Webster student creates board game to highlight the realities of abuse


Junior Ashleigh Schrum has created a board game called “Those Beasts Out There” to highlight the different types of abuse individuals face. 

“Those Beasts Out There” highlights the different types of abuse in a strategic game of escape. Ashleigh Schrum, a junior at Webster University, created the board game to raise awareness of sexual abuse, emotional abuse and physical abuse. It takes place in a troubled youth boot camp industry, where one of five characters must escape first.

Players must keep their mental health, measured by a scale, high enough to escape. They also have to decide whether to play passively or rebelliously. Playing passively offers less risks and rewards, while playing rebelliously carries more risks and more rewards.

Each character—Soren, Stormy, Bear, Autumn and Rose—has a card detailing their backstory. Soren struggled with anxiety and depression. Stormy, stressed by her sick brother, started taking drugs. Bear hurt his school performance by hanging out with the wrong crowd. Autumn’s parents could not accept her sexuality. The last character, Rose, skipped school too much.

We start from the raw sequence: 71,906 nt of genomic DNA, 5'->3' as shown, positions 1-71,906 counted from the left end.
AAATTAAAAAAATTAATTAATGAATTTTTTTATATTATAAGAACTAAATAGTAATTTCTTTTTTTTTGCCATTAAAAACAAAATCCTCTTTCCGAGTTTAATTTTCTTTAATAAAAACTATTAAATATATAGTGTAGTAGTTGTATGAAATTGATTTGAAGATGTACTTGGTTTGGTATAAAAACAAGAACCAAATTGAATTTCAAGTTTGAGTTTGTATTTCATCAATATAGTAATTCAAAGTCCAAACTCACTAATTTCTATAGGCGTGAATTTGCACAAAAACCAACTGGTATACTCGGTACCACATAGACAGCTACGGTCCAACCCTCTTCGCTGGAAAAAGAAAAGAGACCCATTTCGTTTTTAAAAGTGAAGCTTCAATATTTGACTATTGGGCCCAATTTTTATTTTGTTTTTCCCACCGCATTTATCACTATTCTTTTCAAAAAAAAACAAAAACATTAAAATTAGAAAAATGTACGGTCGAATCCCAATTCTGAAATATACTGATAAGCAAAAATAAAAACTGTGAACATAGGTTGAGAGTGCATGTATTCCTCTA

Before Schrum made the game, she read articles about abuse between staff members and teenagers in troubled youth boot camp industries. The articles also mentioned abuse between teenagers themselves. She felt like she was the only one learning anything and talking about it.

“I wanted to spread awareness of it to other people,” Schrum said.

She first started to make the game in a traditional game design class. Her professor and her classmates helped. Schrum’s professor taught her about board game design, while her classmates tested the game and offered feedback.

Schrum said she did most of the work herself since then. She left the game’s art in the hands of a Tumblr artist she found online.

While creating the game, Schrum struggled with design. She had to consider the layout of the board as well as the design of the cards. She mentioned having to type out cards and then remake them, since not all would turn out the same.

Schrum said feedback could challenge her as well. Despite the thoughts, opinions and advice from others, she had to make the final decision.

It still excited Schrum to see her creation become something physical others could interact with and enjoy. Schrum said she enjoyed playing board games as well. She often visited Pieces: a board game bar and restaurant.

“I would be really excited if I saw my game on the shelf with other games in a place like that,” Schrum said.


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